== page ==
Legal bid to stop CERN atom smasher from ‘destroying the world’
by Richard Gray, Science Correspondent
September 5, 2008
The world’s biggest and most expensive scientific experiment has been hit by a last minute legal challenge, amid claims that the research could bring about the end of the world.
Critics of the Large Hadron Collider – a £4.4 billion machine due to be switched on in ten days time – have lodged a lawsuit at the European Court for Human Rights against the 20 countries, including the UK, that fund the project.
The device is designed to replicate conditions that existed just a fraction of a second after the Big Bang, and its creators hope it will unlock the secrets of how the universe began.
However, opponents fear the machine, which will smash pieces of atoms together at high speed and generate temperatures of more than a trillion degrees centigrade, may create a mini-black hole that could tear the earth apart.
Scientists involved in the project have dismissed the fears as “absurd” and insist that extensive safety assessments on the 17 mile long particle accelerator have demonstrated that it is safe.
The legal battle comes as the European Nuclear Research Centre (CERN), in Geneva, prepares to send the first beam of particles around the machine at the official switch on, on September 10, although it will be several weeks before the first particles are collided together.
Opponents of the project had hoped to obtain an injunction from the European Court of Human Rights that would block the collider from being turned on at all, but the court rejected the application on Friday morning. However, the court will rule on allegations that the experiment violates the right to life under the European Convention of Human Rights.
Professor Otto Rà¶ssler, a German chemist at the Eberhard Karls University of Tübingen who is one of the most vocal opponents of the LHC and was one of the scientists who submitted the complaint to the court, said: “CERN itself has admitted that mini black holes could be created when the particles collide, but they don’t consider this a risk.
“My own calculations have shown that it is quite plausible that these little black holes survive and will grow exponentially and eat the planet from the inside. I have been calling for CERN to hold a safety conference to prove my conclusions wrong but they have not been willing.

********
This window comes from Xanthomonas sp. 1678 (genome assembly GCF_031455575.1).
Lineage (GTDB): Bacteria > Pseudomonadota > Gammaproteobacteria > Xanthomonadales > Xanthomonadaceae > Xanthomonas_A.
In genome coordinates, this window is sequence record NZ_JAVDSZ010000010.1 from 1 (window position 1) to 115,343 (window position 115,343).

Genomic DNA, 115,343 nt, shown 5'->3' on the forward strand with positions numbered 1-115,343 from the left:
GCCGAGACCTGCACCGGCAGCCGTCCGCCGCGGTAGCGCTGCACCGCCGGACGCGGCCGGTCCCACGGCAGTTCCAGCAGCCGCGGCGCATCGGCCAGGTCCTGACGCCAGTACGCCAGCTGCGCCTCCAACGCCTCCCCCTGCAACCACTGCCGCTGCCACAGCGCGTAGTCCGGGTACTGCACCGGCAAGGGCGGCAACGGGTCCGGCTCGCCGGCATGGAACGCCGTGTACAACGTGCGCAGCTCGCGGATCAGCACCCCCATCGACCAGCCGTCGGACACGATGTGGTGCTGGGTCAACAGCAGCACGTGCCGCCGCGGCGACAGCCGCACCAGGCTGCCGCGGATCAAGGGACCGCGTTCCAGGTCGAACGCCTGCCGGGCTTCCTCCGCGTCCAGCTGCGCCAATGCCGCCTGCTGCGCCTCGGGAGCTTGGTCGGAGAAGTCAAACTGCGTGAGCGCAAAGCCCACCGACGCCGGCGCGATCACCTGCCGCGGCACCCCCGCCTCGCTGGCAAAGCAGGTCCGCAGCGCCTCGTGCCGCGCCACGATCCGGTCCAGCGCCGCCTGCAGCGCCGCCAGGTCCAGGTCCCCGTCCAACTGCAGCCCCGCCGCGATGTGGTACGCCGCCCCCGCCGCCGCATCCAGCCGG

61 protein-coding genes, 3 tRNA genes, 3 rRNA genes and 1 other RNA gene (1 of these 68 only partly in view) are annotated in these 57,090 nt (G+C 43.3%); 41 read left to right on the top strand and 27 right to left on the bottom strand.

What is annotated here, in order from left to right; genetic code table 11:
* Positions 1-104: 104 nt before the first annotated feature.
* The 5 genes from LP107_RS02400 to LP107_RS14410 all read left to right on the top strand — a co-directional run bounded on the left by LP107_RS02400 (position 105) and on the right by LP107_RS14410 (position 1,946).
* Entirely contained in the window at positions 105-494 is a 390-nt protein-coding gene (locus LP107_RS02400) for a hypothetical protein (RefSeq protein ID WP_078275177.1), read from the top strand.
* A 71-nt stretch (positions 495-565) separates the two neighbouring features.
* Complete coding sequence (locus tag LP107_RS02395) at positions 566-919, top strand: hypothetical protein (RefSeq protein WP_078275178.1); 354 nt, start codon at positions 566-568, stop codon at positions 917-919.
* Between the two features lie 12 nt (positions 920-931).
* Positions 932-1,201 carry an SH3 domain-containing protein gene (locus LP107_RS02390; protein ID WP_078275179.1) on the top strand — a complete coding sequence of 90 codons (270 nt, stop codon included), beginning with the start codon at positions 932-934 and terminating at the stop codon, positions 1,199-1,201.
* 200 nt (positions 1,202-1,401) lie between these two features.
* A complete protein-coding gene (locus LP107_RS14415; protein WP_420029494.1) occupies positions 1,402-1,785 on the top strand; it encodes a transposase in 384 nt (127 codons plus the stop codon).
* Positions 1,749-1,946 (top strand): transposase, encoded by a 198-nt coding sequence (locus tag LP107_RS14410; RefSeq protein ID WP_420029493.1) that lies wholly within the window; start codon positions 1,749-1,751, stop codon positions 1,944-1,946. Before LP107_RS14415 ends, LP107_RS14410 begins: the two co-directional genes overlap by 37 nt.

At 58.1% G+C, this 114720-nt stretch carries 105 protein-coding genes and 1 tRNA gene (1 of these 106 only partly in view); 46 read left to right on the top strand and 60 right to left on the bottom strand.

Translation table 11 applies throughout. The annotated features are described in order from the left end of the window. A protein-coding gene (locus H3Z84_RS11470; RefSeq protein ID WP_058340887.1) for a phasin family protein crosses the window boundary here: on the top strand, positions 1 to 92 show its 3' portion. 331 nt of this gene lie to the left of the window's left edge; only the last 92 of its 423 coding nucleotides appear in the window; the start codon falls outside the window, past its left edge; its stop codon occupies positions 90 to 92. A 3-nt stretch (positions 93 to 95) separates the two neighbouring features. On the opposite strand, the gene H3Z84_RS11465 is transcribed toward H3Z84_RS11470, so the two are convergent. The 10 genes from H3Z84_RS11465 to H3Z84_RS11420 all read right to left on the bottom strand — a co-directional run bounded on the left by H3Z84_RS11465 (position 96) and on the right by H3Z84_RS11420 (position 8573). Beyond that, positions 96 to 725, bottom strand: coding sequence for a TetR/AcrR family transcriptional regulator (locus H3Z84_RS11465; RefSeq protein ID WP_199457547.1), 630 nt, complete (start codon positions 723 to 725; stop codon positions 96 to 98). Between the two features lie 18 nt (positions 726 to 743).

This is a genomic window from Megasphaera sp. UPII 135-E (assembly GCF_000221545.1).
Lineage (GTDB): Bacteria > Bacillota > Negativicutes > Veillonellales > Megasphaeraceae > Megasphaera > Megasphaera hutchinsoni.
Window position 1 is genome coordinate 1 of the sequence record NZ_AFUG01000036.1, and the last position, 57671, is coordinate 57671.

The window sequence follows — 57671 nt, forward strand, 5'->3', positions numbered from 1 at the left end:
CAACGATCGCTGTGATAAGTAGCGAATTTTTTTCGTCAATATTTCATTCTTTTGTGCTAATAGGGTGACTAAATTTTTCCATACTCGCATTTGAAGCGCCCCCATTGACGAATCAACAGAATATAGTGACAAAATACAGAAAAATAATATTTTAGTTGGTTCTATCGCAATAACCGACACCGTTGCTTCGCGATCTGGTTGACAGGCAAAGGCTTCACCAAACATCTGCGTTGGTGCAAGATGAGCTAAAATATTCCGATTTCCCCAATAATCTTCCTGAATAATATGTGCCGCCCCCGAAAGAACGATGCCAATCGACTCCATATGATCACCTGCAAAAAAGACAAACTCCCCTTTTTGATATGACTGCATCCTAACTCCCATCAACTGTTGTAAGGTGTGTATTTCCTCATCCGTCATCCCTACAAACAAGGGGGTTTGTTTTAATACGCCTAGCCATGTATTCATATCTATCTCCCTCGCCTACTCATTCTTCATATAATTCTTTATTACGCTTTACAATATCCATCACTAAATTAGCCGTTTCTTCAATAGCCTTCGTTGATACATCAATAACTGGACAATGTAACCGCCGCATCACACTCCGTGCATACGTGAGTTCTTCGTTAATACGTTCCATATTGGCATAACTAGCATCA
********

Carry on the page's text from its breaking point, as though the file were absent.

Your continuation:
“We submitted this application to the European Court of Human Rights as we do not believe the scientists at CERN are taking all the precautions they should be in order to protect human life.”
Professor Rà¶ssler claims that, in the worst case scenario, the earth could be sucked inside out within four years of a mini black hole forming.
The case he and his colleagues have put before the European Court of Human Rights argues that the Large Hadron Collider violates the right to life and right to private family life under the European Convention of Human Rights
It sets out a series of arguments that suggest the collider could produce mini black holes that would permanently come into existence and grow uncontrollably.
But a safety report published earlier this year by experts at CERN and reviewed by a group of external scientists gave the Large Hadron Collider the all clear. It concluded that there was little theoretical chance of the collider producing mini black holes that would be capable of posing a danger to the earth.
It stated that nature routinely produces higher energy collisions on the earth than will be possible in the collider, when cosmic rays hit the planet
But the CERN facility is already facing a second lawsuit filed by environmentalists in Hawaii who are seeking a court order that would force the US government to intervene and delay the start up of the collider. That case is due to be heard on Tuesday.
Large particle colliders have been used by scientists to smash atoms and pieces of atoms together for more than thirty years without causing any noticeable harm to the planet.
This latest machine, however, has attracted such attention because it is the largest and most powerful ever constructed. Built 300ft beneath the French Swiss border, it will fire atomic particles around its 17 mile circumference, 11,245 times every second before smashing them headlong into each other.
The result will, for a split second, replicate the conditions that existed in the moments immediately after the birth of the universe, known as the Big Bang. In a space a billion times smaller than a speck of dust, the collisions will create temperatures 100,000 times hotter than the centre of the sun.
Among the debris thrown off by these collisions, scientists hope they will find the elusive Higgs-Boson, which is thought to be responsible for giving every other particle its mass, or weight.
But scientists admit it could be years before they start producing any meaningful results due to the challenges involved in detecting such tiny and fleeting particles.
James Gillies, spokesman for CERN, insisted that despite the huge amounts of energy the Large Hadron Collider will produce, it posed no risk to the safety of the planet.
He said: “The case before the European Court of Human Rights contains the same arguments that we have seen before and we have answered these in extensive safety reports.
The Large Hadron Collider will not be producing anything that does not already happen routinely in nature due to cosmic rays. If they were dangerous we would know about it already.
“We are now concentrating on firing the first beams around the collider and then on fine tuning it until we can get collisions, when the science will start.”
A spokesman for the European Court of Human Rights confirmed the lawsuit had been lodged and the petition to obtain an emergency injunction against CERN was rejected. She said: “There will therefore be no bar to CERN carrying out these experiments but the applicants can continue with this case here at the ECHR.”